Did the Cavaliers' Defense Prove Anything Against the Pacers?
We kept hearing that the Cleveland Cavaliers, after struggling in the second half of the season, would simply "flip the switch" come playoff time. And, after a 4-0 series sweep of the Indiana Pacers, you would think that they did just that.
To this point the Cavaliers have averaged the third-most points per game (112.8) and own the playoffs' highest offensive rating (115.9) through four games. Additionally, among all 16 teams, they rank second in both effective field goal percentage (56.5%) and true shooting percentage (59.6%).
Having said all that, Cleveland ranks just fifth in net rating (4.9) behind teams like the San Antonio Spurs and Milwaukee Bucks -- two teams who are currently knotted at two in their respective series.
How then did the Cavaliers fail to display their dominance in what would appear to be a commanding 4-0 series win? One word: defense.
The Big Picture
Throughout the season, defense has been the ongoing concern for head coach Tyronn Lue and company. By the end of the regular season, the Cavaliers ranked 20th in opponent points per game and 22nd in defensive rating.
After four games, it's clear that those defensive concerns haven't been addressed.
|Cavaliers||Opp. Points||Def. Rating|
When accounting for pace of play, the Cavs allowed three more points per 100 possessions in the opening round than they did during the regular season.
For perspective, Indiana was 15th in both points per game (105.1) and offensive rating (106.2) during the 82-game regular season. So to say that they're an average NBA offense would be spot on. Yet the Cavaliers allowed them to increase their regular season averages thereby positioning themselves fourth in both categories among all 16 playoff teams.
How? And what weaknesses should we pay attention to in the coming round(s)?
The Little Things
In their four matchups, the Cavaliers allowed the Pacers an effective field goal percentage of 53.0%. This figure puts them in a tie with the Portland Trail Blazers for ninth among playoff teams. And, mind you, the Blazers are playing the high-powered Golden State Warriors defense.
That's a bad look for the Cavaliers, and it starts with their perimeter defense.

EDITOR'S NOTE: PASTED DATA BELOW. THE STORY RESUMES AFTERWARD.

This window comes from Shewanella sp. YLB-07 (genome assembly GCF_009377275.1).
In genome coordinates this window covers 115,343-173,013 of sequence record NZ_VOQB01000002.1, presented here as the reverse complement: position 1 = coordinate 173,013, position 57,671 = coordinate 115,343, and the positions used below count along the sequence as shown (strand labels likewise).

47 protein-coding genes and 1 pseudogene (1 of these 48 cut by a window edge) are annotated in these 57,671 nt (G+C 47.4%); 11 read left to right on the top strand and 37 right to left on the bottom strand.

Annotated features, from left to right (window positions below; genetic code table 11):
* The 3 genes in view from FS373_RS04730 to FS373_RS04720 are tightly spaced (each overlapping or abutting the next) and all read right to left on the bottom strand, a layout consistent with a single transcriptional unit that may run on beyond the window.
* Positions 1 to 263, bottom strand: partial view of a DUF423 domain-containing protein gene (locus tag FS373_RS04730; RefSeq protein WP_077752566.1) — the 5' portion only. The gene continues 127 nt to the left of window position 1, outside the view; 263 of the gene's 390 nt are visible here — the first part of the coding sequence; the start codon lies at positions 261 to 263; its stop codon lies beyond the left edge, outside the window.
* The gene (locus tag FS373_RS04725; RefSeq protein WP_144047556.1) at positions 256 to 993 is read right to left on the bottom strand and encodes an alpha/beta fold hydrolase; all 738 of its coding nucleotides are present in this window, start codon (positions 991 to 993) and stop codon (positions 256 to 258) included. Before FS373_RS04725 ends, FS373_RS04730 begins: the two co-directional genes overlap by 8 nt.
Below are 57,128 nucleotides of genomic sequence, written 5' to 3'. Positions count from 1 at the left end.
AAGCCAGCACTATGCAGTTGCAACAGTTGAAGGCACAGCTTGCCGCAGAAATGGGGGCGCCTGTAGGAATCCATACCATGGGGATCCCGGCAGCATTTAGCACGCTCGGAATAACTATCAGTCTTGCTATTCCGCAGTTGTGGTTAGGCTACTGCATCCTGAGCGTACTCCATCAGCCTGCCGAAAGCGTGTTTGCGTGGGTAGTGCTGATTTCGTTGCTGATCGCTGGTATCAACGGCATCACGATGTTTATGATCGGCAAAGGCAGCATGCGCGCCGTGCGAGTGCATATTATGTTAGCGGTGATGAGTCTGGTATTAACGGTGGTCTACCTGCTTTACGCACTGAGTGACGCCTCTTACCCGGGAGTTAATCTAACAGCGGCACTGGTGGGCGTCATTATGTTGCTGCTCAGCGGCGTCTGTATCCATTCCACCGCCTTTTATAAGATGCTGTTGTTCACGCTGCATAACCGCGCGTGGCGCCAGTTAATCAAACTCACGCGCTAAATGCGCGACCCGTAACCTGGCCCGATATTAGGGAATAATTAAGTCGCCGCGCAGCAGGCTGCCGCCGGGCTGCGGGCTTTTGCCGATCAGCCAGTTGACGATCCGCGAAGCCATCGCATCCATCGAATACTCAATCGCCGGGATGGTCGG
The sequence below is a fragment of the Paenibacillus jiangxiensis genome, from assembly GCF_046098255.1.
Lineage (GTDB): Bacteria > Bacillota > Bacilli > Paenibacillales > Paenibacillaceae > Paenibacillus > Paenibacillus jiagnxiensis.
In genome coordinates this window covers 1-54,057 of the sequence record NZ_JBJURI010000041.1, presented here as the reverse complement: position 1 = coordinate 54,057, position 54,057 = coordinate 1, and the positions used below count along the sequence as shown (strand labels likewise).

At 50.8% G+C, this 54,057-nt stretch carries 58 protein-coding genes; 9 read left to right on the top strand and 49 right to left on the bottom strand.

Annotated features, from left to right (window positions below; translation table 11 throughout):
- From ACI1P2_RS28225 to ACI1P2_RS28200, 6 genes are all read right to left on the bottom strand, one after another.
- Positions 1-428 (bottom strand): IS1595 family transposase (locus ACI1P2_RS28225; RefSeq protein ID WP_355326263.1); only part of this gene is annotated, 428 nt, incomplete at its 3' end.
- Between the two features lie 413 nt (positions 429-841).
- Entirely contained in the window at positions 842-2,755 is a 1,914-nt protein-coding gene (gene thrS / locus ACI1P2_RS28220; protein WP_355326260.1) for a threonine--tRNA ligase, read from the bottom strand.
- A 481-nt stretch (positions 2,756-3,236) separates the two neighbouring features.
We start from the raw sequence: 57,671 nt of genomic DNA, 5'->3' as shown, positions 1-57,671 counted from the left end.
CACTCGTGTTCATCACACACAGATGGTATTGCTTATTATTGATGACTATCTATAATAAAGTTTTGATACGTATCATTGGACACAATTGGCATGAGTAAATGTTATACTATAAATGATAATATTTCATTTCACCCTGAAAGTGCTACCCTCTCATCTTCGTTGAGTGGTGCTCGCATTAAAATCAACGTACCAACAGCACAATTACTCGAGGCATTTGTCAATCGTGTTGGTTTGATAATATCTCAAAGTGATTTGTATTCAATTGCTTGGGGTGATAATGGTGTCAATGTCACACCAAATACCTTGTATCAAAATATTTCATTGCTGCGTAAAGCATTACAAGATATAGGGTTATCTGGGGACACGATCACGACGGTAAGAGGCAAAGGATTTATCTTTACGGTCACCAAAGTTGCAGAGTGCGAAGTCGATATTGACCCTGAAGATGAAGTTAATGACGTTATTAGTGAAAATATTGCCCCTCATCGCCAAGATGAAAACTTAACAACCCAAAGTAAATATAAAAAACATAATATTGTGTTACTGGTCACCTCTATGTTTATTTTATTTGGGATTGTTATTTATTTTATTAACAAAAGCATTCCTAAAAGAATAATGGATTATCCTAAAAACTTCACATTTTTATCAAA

Clearly, the Cavs have a problem with closeouts. While the Pacers attempted a three on 33% of their field goal attempts (seventh of 16 postseason teams), they made 11.3 per game on 39.1% shooting from beyond the arc.
Three-point percentage isn't an indicator of good or bad three-point defense, but, according to NBA.com, 8.3 of those makes came with the closest defender at least four feet away. On 21.5 such attempts, they shot 38.6% from deep.
That issue seems to trickle down to Cleveland's fouling woes as well. Through four games, the Cavaliers rank 15 of 16 teams with 22.8 personal fouls committed per game. The result has been .233 opponent free throws per field goal attempt.
When you combine their poor three-point defense and inability to defend without fouling, you get the postseason's seventh-worst true shooting percentage against (56.4%). And when the Cavs did force a miss, more times than not they weren't the ones getting the board.
Having secured just 48.6% of all available rebounds, Cleveland is a bottom-five rebounding team thus far. In terms of defensive rebound percentage, their 71.7% rate is better than only one team -- the Boston Celtics (65.5%) -- as they've allowed 12.3 second-chance points per game.
Seeing how the Cavaliers are set to go head-to-head with the size and length of the Milwaukee Bucks or the combination of Serge Ibaka and Jonas Valanciunas for the Toronto Raptors, the rebounding could be an even bigger problem going forward. The same goes for their defense as a whole.
For the regular season, the Bucks and Raptors ranked 13th and 6th, respectively, in offensive rating. They were both more efficient offenses than the Pacers throughout the regular season sample.
The Cavaliers need to utilize their time off in order to fine-tune things on the defensive end. If they don't, at best, they're asking for a tough second-round series. At worst, they're looking at a possible Round 2 exit.